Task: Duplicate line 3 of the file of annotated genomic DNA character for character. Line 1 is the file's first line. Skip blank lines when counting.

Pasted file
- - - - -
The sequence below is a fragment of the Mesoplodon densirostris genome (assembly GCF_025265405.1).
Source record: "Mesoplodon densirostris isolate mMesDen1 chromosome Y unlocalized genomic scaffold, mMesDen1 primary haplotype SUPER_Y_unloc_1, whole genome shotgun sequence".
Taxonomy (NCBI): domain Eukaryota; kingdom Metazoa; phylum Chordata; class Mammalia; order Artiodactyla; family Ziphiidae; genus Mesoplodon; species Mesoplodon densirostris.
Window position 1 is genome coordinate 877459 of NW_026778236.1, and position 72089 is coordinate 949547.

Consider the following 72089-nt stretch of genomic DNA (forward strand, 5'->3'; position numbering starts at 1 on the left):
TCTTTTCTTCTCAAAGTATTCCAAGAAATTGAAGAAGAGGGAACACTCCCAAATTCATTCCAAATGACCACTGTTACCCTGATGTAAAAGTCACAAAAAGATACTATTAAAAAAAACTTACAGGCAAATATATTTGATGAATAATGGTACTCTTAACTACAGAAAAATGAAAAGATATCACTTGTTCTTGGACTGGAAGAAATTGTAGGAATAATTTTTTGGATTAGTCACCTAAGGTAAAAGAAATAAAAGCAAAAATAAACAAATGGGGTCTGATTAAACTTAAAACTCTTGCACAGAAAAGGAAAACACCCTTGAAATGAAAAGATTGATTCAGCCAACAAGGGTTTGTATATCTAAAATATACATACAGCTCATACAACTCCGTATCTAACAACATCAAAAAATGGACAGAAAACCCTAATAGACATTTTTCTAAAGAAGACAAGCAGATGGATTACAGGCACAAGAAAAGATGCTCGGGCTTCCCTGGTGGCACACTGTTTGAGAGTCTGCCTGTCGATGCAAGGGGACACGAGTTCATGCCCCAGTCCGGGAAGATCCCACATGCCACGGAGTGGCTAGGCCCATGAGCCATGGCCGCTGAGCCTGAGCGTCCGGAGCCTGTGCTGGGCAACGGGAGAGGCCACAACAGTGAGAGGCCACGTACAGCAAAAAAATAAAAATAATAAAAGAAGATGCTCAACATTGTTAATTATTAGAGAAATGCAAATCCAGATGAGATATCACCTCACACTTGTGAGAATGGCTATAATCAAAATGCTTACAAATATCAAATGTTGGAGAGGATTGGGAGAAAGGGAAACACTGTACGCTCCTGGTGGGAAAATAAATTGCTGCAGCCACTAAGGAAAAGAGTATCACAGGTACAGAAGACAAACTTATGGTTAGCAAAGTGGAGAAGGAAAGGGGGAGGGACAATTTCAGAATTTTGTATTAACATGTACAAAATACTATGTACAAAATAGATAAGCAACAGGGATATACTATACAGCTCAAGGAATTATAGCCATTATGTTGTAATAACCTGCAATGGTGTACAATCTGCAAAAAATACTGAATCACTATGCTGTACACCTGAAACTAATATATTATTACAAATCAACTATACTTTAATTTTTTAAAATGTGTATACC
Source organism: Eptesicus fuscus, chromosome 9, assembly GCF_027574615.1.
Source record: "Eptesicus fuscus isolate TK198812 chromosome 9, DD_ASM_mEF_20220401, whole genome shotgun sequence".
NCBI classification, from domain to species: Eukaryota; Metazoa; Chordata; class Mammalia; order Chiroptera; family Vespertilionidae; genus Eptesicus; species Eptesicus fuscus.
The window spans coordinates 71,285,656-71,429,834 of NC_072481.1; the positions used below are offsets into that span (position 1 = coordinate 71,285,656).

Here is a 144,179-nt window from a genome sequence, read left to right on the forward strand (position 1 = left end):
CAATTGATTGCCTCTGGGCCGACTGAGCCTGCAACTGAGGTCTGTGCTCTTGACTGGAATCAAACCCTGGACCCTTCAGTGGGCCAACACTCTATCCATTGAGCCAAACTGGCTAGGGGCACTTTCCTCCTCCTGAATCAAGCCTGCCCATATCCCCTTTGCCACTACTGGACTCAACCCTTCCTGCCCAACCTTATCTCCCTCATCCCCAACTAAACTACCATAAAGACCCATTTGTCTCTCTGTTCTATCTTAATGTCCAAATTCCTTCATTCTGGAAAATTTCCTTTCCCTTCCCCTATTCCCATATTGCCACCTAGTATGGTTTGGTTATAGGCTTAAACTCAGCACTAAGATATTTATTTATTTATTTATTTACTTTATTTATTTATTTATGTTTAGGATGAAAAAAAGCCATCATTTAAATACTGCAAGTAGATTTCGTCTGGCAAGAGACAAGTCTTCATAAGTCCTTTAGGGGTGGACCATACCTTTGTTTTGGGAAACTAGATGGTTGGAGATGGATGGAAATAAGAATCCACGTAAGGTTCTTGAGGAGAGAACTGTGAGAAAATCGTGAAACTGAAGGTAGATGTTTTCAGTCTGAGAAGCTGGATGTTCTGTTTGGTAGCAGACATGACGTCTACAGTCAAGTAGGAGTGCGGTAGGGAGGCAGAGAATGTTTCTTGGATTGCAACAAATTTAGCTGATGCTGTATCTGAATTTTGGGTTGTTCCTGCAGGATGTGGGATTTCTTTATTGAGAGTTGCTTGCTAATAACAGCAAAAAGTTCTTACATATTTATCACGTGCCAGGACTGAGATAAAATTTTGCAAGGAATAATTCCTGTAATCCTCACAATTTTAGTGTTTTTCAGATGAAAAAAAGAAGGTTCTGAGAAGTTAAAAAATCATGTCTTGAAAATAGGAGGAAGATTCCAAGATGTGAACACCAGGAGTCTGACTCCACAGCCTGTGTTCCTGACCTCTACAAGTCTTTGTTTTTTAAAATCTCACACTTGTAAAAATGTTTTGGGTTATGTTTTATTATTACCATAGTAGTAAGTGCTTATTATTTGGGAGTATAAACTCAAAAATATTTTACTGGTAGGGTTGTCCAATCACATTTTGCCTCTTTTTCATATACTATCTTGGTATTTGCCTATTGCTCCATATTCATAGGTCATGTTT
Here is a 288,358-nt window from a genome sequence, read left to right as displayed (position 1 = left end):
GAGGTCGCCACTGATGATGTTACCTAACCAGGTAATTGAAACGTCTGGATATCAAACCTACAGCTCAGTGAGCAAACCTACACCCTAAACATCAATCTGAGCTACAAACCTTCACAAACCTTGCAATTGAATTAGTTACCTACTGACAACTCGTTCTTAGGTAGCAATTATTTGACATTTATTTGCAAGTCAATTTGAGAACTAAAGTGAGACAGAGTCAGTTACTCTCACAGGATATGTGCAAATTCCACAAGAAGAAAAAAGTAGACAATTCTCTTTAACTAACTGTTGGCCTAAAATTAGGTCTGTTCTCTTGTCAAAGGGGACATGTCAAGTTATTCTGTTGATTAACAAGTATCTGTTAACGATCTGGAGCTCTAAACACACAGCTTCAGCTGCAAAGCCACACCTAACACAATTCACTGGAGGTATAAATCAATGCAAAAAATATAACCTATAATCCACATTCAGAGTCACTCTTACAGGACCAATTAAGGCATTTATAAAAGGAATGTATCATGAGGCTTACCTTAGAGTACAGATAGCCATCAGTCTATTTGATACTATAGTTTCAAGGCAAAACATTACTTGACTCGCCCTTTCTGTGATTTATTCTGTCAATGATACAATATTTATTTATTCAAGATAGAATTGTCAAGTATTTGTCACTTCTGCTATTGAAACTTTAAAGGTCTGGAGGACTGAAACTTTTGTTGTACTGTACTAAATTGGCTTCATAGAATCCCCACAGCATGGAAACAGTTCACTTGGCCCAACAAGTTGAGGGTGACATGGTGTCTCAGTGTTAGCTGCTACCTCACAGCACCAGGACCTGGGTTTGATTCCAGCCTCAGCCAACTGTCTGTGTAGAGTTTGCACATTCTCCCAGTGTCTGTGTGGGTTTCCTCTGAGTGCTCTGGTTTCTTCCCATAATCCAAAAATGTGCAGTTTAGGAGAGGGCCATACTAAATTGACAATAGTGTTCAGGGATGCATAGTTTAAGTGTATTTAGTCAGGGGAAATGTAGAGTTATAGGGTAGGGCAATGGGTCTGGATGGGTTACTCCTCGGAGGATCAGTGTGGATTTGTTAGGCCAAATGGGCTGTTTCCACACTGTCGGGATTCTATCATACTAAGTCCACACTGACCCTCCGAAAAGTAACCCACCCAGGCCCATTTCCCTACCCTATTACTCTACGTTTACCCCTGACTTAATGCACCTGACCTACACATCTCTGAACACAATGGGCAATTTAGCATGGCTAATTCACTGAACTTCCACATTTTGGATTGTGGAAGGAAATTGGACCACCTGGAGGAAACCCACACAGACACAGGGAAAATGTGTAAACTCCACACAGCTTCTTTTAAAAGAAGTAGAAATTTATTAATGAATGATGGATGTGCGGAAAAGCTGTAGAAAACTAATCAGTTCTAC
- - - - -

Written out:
Taxonomy (NCBI): domain Eukaryota; kingdom Metazoa; phylum Chordata; class Mammalia; order Artiodactyla; family Ziphiidae; genus Mesoplodon; species Mesoplodon densirostris.